Social-networking sites viewed by admissions officers

Survey shows some use Facebook, MySpace as another aspect to college application

By Emma Graves Fitzsimmons and Bonnie Miller Rubin |Chicago Tribune reporters

September 20, 2008

Lauren Pfeiffer said she doesn’t have to worry about what’s on her Facebook profile, but she can’t say the same about her fellow students.

“Some of my friends could get in trouble with their photos,” said the junior at Andrew High School in Tinley Park. “I wouldn’t want it to be a deciding factor in their future.”

The idea that a lapse in cyber-judgment could alter a life trajectory might once have been dismissed as paranoia.

But
with some admissions officers confirming in a new survey that they
visit social-networking sites, high schoolers say getting into college
is no longer only about sky-high test scores and impressive
extracurricular activities. Now it means being smart about their online
personas as well.

In a new survey, 10 percent of admissions officers from prestigious schools said they had peeked at sites like Facebook and MySpace
to evaluate college-bound seniors. Of those using the profiles, 38
percent said it had a “negative impact” on the applicant, according to
Kaplan Inc., the education services company that polled the officers.

At
least one admissions officer had rescinded an offer because of an
applicant’s postings, results showed. The survey went out to 500
schools—of which 320 responded—in July and August and promised
anonymity.

The finding highlights a technological world moving
so fast that neither the students nor the schools have had time to
factor in all the implications. What’s clear is that students have yet
another potential obstacle to navigate in an increasingly fierce
competition for slots in the country’s top universities.

The
networking sites were virtually nonexistent five years ago but now are
approaching cell phone use in popularity. With few schools having
formal guidelines in place, “we’re in a period of figuring out this
technology . . . and exactly where the boundaries are going to be,”
said Jeff Olson, who heads research for Kaplan’s test preparation
division.

At the University of Notre Dame, which received 14,000
applications for 1,985 slots last year, assistant provost for
enrollment Dan Saracino said he and his staff “don’t go out of our way”
to scrutinize students online, but sometimes they come across
candidates portraying themselves in a less-than-flattering light.

“It’s typically inappropriate photos—like holding up a can of beer at a party,” Saracino said.

“We
try to turn it into a teaching moment,” he said. “It’s an opportunity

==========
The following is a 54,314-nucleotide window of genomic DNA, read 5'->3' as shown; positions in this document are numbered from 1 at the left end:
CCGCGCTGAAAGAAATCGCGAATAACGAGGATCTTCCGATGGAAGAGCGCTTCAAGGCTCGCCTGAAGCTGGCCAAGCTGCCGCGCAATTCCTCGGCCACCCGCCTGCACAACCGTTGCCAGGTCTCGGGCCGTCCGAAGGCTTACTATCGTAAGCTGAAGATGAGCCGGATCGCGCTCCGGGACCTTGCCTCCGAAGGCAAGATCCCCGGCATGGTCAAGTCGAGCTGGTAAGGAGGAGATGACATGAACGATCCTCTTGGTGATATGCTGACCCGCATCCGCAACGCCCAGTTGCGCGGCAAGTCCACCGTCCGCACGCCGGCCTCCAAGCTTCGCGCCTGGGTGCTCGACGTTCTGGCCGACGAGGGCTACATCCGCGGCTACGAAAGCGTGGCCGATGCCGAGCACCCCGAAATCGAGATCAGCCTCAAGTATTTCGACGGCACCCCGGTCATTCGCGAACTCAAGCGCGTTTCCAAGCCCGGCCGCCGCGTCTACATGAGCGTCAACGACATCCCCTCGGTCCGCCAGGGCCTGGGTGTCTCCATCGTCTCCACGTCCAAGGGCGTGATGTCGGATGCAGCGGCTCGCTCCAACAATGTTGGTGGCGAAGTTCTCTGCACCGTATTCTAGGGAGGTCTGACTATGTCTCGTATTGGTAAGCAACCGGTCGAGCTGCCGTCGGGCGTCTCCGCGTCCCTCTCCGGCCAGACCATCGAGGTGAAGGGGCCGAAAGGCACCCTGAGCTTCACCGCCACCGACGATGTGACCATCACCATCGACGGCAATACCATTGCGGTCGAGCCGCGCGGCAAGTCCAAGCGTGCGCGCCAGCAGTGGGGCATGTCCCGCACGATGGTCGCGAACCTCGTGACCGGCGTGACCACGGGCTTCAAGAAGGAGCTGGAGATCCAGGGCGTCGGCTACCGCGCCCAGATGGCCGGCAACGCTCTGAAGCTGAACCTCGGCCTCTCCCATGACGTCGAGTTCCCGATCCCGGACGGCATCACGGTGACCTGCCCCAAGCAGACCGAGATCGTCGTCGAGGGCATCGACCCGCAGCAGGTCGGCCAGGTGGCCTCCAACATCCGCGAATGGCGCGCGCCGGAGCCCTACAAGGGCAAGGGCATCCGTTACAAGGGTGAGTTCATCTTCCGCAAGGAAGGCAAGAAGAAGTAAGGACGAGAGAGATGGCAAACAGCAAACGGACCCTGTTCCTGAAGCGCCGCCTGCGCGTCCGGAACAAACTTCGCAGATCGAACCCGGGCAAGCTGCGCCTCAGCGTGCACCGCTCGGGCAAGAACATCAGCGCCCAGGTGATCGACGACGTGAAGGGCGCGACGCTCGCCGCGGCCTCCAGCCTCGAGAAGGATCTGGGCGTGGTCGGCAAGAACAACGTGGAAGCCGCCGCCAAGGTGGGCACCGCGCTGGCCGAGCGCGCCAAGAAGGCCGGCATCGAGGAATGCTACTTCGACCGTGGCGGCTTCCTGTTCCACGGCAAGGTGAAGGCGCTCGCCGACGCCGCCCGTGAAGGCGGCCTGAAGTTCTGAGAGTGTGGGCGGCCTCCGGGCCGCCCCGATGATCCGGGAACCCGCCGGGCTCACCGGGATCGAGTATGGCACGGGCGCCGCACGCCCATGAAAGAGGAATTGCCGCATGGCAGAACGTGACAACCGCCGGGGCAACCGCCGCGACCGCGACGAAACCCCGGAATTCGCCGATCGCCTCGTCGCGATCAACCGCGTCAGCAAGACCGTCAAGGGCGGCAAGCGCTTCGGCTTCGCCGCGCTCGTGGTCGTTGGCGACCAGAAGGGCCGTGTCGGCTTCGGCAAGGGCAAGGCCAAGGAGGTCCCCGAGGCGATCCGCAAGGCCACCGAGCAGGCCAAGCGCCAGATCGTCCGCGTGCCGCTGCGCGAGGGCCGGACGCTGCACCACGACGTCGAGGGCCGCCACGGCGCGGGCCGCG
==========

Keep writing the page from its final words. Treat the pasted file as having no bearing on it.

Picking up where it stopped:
to let students know that what they put on these sites is not just
between you and your friends, but you and the world.”

On the other hand, using the Internet to vet someone’s character seems overly intrusive to Northwestern University‘s Christopher Watson.

“We
consider Facebook and MySpace their personal space,” the dean of
undergraduate admissions said. “It would feel somewhat like an invasion
of privacy.”

That sentiment was seconded by the University of Chicago‘s dean of admissions, Ted O’Neill, who was surprised by the survey’s results.

“We
don’t have a policy not to look, we just don’t look,” he said. “Despite
the fact that these things are semipublic . . . I don’t think we should
be spying on things that aren’t intended for us.”

Even so, the findings give adults a bit of extra ammunition in urging discretion—not always the first impulse for adolescents.

Gloria Mueller, college counseling coordinator at Glenbrook South High School in Glenview,
said she has been telling kids to be careful with their postings ever
since she first heard colleges and employers were checking out Web
sites. “You never know when this will come back to bite you,” she said.

Sharyn Reiff of Skokie
already had “the talk” a couple of years ago with her son, Jordan, a
senior at Niles North High School, that resulted in his deleting some
inappropriate content.

“He loves his Facebook and he makes it
funny, but he knows it has to be good, clean fun,” said Reiff, whose
son has his hopes pinned on Brown University or Reed College. “He also
knows that there are a lot of talented kids out there and he needs
every advantage he can get.”

Ethan Goldsmith, a senior, said
he, too, already was exercising caution because New Trier Township High
School has suspended students from sports teams for brandishing a beer
in photos online.

Olson stressed that schools weren’t
routinely checking the sites as part of the evaluation process but were
visiting only if there was something troublesome in the application or
information that needed to be confirmed.

With colleges
expecting a record number of applications this year, the survey results
should serve as a wake-up call for both students and parents, he said.

“Today’s application is not just what you send . . . but whatever they can Google about you,” Olson said.

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